https://medium.com/editors-picks/d8a2f611e853 is the latest claim to explain the phenomenon. Perhaps you can check out the paper it links to, http://arxiv.org/abs/1310.6514 , and let us know if it makes sense.

  15. Caz Jones says:
    January 5, 2014 at 4:48 am
    I think it is more noticeable now because of the high likelihood of flooding. Britain has always been a wet country. The problem now is, we allow building on flood plains then get get surprised when homes get flooded.

    —————————————————————
    True.
    Another significant factor is that whereas many people in the past would have a small front garden (next to the street) many of those have now removed walls and paved it over to provide car parking. The rain can’t sink into the soil in all those little plots as it would have before, runs into the street and overwhelms the often Victorian-sized drainage system.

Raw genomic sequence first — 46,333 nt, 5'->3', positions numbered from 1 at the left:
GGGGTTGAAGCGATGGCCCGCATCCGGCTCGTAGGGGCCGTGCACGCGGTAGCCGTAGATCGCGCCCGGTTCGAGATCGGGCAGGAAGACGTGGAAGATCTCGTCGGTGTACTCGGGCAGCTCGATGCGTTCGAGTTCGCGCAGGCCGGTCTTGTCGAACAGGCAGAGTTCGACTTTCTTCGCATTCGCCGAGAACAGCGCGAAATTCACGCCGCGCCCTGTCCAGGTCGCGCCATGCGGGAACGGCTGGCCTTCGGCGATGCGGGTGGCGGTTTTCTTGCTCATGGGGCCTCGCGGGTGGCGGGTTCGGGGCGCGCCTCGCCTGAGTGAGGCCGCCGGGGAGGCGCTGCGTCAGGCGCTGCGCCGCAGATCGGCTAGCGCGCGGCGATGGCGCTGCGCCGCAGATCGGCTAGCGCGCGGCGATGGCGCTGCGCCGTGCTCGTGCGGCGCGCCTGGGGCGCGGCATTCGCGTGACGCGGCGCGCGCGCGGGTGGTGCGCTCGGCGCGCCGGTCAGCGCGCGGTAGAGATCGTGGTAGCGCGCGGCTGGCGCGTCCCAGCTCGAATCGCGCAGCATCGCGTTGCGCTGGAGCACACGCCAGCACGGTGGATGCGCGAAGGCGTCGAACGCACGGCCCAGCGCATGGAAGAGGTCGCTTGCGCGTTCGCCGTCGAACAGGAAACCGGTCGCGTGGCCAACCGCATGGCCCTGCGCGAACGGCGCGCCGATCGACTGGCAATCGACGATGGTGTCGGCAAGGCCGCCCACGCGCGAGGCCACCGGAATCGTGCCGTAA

16. This cold air mass is forecast to blast down to southern Mexico and Florida over the next 48 hours. Early tomorrow afternoon – 10C to 20C below normal in eastern North America.

  17. RE: Chuck L says:
    January 5, 2014 at 4:38 am

    I really chuckled reading the explanation by “Drew B. (pixeloid)” stating that “warmer arctic air will push parts of the jetstream further South resulting in even harsher winters for some areas.”

    You can’t make this stuff up.

    Of course, you could try: “Warmer arctic air is responsible for the increase in ice, frosts in Florida, and the fact poor people can’t afford heat, while an absence of colder tropical air makes the greener reds be dumber smart and… ”